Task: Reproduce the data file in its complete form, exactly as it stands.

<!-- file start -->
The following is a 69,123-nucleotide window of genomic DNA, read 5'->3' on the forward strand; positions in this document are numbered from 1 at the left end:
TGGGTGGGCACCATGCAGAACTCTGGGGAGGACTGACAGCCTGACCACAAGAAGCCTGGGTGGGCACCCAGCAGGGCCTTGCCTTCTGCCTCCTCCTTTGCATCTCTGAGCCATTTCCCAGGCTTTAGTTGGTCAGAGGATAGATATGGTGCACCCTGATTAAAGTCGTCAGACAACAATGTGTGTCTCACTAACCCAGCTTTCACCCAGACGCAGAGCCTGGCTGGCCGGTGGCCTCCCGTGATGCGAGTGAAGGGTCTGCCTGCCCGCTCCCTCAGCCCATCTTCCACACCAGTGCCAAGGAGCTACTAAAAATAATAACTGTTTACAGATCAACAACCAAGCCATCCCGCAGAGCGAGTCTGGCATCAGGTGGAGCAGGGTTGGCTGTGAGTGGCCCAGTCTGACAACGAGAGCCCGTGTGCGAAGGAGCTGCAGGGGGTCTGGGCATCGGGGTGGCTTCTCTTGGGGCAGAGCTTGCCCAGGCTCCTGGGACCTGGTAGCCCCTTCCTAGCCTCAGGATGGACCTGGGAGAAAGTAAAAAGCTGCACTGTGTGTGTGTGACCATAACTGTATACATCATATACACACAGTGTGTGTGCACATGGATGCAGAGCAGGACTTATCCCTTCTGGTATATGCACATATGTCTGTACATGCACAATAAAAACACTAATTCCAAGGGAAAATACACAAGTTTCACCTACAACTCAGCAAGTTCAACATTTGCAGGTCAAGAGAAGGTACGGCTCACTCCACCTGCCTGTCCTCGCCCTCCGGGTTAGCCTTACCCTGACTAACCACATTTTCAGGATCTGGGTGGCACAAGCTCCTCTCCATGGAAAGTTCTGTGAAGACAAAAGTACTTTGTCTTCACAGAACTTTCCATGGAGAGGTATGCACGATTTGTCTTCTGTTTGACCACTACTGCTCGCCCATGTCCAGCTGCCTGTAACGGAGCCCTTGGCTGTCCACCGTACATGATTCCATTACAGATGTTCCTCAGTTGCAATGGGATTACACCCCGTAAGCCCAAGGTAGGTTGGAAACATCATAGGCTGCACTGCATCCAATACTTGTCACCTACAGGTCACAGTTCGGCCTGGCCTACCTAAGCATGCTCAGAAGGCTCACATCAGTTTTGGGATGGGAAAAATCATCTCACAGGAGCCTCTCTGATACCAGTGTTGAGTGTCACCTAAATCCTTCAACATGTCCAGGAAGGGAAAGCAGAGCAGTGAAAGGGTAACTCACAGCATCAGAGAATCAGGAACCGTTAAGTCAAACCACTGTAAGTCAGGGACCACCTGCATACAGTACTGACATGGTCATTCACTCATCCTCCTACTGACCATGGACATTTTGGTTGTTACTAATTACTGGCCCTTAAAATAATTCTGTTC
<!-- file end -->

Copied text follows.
The following is a 69,123-nucleotide window of genomic DNA, read 5'->3' on the forward strand; positions in this document are numbered from 1 at the left end:
TGGGTGGGCACCATGCAGAACTCTGGGGAGGACTGACAGCCTGACCACAAGAAGCCTGGGTGGGCACCCAGCAGGGCCTTGCCTTCTGCCTCCTCCTTTGCATCTCTGAGCCATTTCCCAGGCTTTAGTTGGTCAGAGGATAGATATGGTGCACCCTGATTAAAGTCGTCAGACAACAATGTGTGTCTCACTAACCCAGCTTTCACCCAGACGCAGAGCCTGGCTGGCCGGTGGCCTCCCGTGATGCGAGTGAAGGGTCTGCCTGCCCGCTCCCTCAGCCCATCTTCCACACCAGTGCCAAGGAGCTACTAAAAATAATAACTGTTTACAGATCAACAACCAAGCCATCCCGCAGAGCGAGTCTGGCATCAGGTGGAGCAGGGTTGGCTGTGAGTGGCCCAGTCTGACAACGAGAGCCCGTGTGCGAAGGAGCTGCAGGGGGTCTGGGCATCGGGGTGGCTTCTCTTGGGGCAGAGCTTGCCCAGGCTCCTGGGACCTGGTAGCCCCTTCCTAGCCTCAGGATGGACCTGGGAGAAAGTAAAAAGCTGCACTGTGTGTGTGTGACCATAACTGTATACATCATATACACACAGTGTGTGTGCACATGGATGCAGAGCAGGACTTATCCCTTCTGGTATATGCACATATGTCTGTACATGCACAATAAAAACACTAATTCCAAGGGAAAATACACAAGTTTCACCTACAACTCAGCAAGTTCAACATTTGCAGGTCAAGAGAAGGTACGGCTCACTCCACCTGCCTGTCCTCGCCCTCCGGGTTAGCCTTACCCTGACTAACCACATTTTCAGGATCTGGGTGGCACAAGCTCCTCTCCATGGAAAGTTCTGTGAAGACAAAAGTACTTTGTCTTCACAGAACTTTCCATGGAGAGGTATGCACGATTTGTCTTCTGTTTGACCACTACTGCTCGCCCATGTCCAGCTGCCTGTAACGGAGCCCTTGGCTGTCCACCGTACATGATTCCATTACAGATGTTCCTCAGTTGCAATGGGATTACACCCCGTAAGCCCAAGGTAGGTTGGAAACATCATAGGCTGCACTGCATCCAATACTTGTCACCTACAGGTCACAGTTCGGCCTGGCCTACCTAAGCATGCTCAGAAGGCTCACATCAGTTTTGGGATGGGAAAAATCATCTCACAGGAGCCTCTCTGATACCAGTGTTGAGTGTCACCTAAATCCTTCAACATGTCCAGGAAGGGAAAGCAGAGCAGTGAAAGGGTAACTCACAGCATCAGAGAATCAGGAACCGTTAAGTCAAACCACTGTAAGTCAGGGACCACCTGCATACAGTACTGACATGGTCATTCACTCATCCTCCTACTGACCATGGACATTTTGGTTGTTACTAATTACTGGCCCTTAAAATAATTCTGTTC